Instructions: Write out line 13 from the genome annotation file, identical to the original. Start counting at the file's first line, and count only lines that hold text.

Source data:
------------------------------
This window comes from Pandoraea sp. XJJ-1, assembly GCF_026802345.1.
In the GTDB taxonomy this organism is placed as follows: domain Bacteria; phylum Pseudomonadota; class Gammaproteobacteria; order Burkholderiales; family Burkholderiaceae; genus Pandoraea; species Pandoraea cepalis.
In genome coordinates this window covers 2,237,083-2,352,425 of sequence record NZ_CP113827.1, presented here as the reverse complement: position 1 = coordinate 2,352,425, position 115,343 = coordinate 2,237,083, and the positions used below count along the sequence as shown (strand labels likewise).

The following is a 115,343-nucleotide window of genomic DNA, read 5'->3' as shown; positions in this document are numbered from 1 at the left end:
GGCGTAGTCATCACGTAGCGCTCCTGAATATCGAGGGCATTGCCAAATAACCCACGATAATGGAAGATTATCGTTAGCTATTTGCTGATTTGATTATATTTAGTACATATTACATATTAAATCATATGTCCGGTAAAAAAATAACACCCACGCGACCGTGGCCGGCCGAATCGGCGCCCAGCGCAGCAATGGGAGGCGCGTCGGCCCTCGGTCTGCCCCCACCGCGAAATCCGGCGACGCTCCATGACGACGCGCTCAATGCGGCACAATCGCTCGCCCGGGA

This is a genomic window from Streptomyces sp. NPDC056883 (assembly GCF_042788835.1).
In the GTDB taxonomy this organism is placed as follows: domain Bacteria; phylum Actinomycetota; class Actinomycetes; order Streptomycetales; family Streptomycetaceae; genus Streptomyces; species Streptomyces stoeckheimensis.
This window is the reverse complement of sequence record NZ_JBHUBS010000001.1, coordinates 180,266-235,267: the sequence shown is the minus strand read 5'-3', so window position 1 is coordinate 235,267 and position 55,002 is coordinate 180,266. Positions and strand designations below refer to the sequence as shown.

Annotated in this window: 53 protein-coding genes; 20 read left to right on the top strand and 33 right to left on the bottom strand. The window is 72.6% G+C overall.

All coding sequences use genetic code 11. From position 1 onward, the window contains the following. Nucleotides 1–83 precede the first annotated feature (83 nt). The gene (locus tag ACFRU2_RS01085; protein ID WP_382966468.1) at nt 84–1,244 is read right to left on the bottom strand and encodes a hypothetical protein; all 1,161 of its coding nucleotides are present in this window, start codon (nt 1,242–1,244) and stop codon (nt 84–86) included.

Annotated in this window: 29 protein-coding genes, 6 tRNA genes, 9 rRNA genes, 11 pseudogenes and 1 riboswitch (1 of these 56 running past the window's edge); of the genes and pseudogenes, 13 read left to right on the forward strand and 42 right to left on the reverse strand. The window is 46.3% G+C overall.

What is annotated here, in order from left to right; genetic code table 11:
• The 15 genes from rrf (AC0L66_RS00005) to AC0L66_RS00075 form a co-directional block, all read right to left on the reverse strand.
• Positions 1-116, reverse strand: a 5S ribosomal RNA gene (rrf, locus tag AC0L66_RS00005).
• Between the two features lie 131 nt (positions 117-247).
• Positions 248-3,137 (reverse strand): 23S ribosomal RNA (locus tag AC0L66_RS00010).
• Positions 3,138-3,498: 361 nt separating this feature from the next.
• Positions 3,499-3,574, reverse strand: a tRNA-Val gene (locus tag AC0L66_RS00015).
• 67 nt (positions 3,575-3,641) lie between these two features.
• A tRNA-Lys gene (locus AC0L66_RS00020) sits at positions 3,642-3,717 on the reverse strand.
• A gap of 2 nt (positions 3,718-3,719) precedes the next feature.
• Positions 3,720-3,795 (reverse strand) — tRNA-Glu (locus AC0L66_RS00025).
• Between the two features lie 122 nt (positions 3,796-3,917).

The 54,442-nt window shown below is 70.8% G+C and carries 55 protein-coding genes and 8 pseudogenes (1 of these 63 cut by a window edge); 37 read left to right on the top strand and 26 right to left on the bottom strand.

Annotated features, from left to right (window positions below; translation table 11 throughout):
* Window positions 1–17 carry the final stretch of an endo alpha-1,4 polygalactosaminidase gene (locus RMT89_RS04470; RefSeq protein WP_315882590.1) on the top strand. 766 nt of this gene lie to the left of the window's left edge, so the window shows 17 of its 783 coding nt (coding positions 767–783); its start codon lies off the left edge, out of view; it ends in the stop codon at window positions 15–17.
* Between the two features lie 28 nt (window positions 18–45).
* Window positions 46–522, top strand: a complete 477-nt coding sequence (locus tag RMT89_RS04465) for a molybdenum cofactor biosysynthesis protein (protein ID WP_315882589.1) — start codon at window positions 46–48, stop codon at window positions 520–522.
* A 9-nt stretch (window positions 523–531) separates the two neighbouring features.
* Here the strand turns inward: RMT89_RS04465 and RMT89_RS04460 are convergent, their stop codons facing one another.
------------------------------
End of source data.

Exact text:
• The 15 genes from rrf (AC0L66_RS00005) to AC0L66_RS00075 form a co-directional block, all read right to left on the reverse strand.